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If 'Murphy Brown' returns, Trump bashing will be almost out of the show's system

BEVERLY HILLS, Calif. – Reports of the death of “Murphy Brown” were greatly exaggerated.

That’s the word from Buffalo native Diane English, the creator of the original series and the CBS reboot last fall in which Murphy (Candice Bergen) and the gang were working on a morning news show.

Over a salad with blackened salmon during lunch at an industry hot spot in Beverly Hills called the Grille, English emphasized the despair the cast had late last year when two industry publications reported the show wouldn’t go on.

English said the reports also hit home – her mother Ann and brother Richard – were upset upon hearing the erroneous report on Fox News.

“It went viral, and agents started calling the cast members and saying, ‘oh we’re so sorry.’ So everybody was freaked out. Our cast thought we were canceled.”

A CBS representative came to the New York stage where the show was being shot to say the story was false.

“Fox News picked up this rumor and ran with it even though they knew it was erroneous,” claimed English. “So my mother is watching Fox” and heard the fake news.

“Murphy Brown” star Candice Bergen, right, with series creator Diane English. (Bryan Derballa/New York Times)

“Richard said, (Fox host) Laura Ingraham is doing an entire panel trashing you, saying the show was canceled. My mother was very upset. We had to do a lot of damage control and I still see it online.”

English is getting a rare period of having nothing to write as she awaits word on whether “Murphy Brown” will return next season.

She described herself as being in “a holding pattern,” which at least gives her time to walk a dog she named Martha Stewart because “she is blonde, was behind bars (as a rescue) and is obsessed with vacuum cleaners.”

Murphy said she has heard positive vibes from David Nevins, the chief creative officer of CBS, and Peter Roth, the chief executive officer of Warner Brothers, which produces the show.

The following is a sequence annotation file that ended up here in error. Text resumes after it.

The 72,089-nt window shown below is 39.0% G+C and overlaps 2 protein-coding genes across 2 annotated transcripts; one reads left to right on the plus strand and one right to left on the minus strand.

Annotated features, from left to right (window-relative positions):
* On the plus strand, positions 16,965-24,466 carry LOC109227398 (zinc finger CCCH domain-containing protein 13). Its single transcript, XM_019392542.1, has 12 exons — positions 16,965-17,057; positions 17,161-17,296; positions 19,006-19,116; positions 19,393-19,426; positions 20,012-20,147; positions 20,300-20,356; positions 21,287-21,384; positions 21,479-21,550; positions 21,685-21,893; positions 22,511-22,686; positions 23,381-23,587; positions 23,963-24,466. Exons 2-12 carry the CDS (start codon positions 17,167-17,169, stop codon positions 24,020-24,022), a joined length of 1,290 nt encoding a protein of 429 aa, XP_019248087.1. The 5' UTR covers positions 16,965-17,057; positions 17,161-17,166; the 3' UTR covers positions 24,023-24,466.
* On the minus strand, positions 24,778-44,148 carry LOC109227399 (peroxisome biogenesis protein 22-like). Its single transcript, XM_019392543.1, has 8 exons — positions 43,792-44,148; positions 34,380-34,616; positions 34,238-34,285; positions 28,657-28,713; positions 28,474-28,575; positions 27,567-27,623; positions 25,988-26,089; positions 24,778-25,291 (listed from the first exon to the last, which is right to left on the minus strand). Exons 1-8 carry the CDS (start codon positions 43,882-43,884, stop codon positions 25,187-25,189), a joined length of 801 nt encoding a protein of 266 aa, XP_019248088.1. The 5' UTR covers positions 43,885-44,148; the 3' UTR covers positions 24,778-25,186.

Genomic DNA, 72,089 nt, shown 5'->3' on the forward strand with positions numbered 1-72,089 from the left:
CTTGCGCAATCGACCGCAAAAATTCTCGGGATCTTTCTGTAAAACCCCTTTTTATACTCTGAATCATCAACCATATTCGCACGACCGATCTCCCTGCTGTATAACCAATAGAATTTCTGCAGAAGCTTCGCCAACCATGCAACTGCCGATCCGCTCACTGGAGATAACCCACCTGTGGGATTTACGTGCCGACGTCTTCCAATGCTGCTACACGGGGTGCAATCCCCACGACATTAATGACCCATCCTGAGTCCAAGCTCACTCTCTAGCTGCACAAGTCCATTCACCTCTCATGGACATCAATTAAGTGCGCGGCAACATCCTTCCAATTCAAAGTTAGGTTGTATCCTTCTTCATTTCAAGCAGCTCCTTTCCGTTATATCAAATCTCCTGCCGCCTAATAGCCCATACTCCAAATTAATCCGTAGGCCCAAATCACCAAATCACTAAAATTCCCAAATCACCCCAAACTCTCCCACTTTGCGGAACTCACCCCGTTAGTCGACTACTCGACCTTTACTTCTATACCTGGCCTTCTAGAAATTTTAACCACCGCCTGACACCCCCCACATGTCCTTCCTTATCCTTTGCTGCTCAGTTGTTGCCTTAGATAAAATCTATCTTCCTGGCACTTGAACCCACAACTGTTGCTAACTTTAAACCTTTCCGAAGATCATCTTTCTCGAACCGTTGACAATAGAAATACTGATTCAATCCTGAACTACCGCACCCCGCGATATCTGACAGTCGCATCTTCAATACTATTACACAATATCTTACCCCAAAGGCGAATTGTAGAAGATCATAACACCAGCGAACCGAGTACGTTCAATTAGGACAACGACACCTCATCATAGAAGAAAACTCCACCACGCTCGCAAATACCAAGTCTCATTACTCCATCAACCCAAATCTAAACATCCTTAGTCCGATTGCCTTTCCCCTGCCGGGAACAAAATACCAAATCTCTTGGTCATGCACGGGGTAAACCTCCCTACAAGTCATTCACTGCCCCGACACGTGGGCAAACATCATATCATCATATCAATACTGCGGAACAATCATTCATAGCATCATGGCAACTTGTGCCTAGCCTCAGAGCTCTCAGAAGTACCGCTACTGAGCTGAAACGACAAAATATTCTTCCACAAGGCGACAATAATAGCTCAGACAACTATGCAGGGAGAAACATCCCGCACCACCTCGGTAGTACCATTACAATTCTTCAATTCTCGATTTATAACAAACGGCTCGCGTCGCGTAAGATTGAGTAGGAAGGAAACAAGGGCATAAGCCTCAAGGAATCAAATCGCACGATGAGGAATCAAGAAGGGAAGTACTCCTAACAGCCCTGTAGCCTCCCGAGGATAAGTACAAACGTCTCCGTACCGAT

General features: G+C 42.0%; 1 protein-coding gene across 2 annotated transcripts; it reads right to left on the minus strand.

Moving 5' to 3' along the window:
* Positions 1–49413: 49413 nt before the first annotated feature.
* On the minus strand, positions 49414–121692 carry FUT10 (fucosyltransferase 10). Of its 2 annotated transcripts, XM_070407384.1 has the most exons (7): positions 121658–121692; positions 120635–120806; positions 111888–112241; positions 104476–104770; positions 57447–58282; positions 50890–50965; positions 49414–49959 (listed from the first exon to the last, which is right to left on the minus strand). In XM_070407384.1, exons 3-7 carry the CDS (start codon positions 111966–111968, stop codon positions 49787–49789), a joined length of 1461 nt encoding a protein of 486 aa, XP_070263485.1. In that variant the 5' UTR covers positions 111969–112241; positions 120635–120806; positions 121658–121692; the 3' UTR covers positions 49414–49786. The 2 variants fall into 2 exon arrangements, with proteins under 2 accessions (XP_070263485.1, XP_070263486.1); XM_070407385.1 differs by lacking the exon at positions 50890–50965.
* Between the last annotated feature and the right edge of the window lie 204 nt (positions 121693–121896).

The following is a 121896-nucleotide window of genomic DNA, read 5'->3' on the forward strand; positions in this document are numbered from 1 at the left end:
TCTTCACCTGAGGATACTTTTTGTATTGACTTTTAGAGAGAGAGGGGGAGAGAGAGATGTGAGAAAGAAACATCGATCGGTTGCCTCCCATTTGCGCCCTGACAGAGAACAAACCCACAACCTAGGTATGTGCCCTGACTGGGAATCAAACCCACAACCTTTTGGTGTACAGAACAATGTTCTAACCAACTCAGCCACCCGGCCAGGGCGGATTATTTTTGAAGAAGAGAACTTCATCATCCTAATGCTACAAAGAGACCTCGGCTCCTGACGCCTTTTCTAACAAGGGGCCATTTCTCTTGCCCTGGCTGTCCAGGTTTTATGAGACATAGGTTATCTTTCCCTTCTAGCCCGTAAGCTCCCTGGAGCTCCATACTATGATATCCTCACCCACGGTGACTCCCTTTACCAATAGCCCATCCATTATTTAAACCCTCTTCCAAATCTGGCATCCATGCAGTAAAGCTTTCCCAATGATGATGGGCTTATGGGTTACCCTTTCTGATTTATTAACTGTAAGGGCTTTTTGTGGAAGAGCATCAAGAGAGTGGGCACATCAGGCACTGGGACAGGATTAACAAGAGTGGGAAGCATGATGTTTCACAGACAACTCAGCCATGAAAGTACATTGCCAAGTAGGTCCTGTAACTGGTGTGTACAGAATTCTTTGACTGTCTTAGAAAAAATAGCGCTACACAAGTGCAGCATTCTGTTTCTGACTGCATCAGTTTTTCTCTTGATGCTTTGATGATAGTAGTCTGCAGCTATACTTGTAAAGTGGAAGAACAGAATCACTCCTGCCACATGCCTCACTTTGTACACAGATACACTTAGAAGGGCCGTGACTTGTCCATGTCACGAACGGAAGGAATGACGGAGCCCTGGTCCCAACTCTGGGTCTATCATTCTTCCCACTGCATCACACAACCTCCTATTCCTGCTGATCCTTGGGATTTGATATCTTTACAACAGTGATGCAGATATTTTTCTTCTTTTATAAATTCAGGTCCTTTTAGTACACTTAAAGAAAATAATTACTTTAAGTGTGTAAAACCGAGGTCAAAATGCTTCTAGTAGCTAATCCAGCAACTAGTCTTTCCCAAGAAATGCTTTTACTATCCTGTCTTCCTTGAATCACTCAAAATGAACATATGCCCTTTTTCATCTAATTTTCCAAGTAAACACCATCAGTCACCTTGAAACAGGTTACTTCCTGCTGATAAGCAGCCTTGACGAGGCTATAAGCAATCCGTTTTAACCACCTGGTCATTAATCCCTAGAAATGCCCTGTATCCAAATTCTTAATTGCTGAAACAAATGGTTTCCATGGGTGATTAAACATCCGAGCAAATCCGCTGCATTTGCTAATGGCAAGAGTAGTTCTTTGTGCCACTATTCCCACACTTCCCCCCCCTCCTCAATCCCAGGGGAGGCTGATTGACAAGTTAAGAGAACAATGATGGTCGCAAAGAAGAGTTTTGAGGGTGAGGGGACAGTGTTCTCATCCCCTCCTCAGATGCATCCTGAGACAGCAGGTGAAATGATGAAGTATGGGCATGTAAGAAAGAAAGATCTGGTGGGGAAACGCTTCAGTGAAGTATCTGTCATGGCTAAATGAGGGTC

“I am making the rounds, getting information,” said English. “But we’re very confident. What we don’t know is whether we’re coming back in the fall, whether we’re coming back in midseason. How many episodes. David Nivens asked me if I would be open to do more than 13 episodes, which I took as a good signal.”

Reached later at an event celebrating “The Big Bang Theory,” Roth was circumspect. He noted “Murphy” will be evaluated against all the pilots of new shows that CBS has commissioned.

“We’ll find out in May,” said Roth. “I think we have a fairly compelling presentation. We loved the show, I love Diane, I love working with Candice. I think we went through some growing pains in the first year. But I think Diane, Candice and the entire company now see what is resonating with the audience. … We have high hopes for it. Fingers crossed.”

The tricky part will be discussions between CBS and Warner Brothers over license fees for a show that is expensive to produce because of the cast and it being shot in New York City. That requires the writers to be relocated from Los Angeles.

English also was heartened by the fact CBS programmer Kelly Kahl said some positive things in two recent interviews.

“He said he was very proud of the show, that it improved his time slot over previous residents of the time slot and it was a very strong contender to come back,” said English.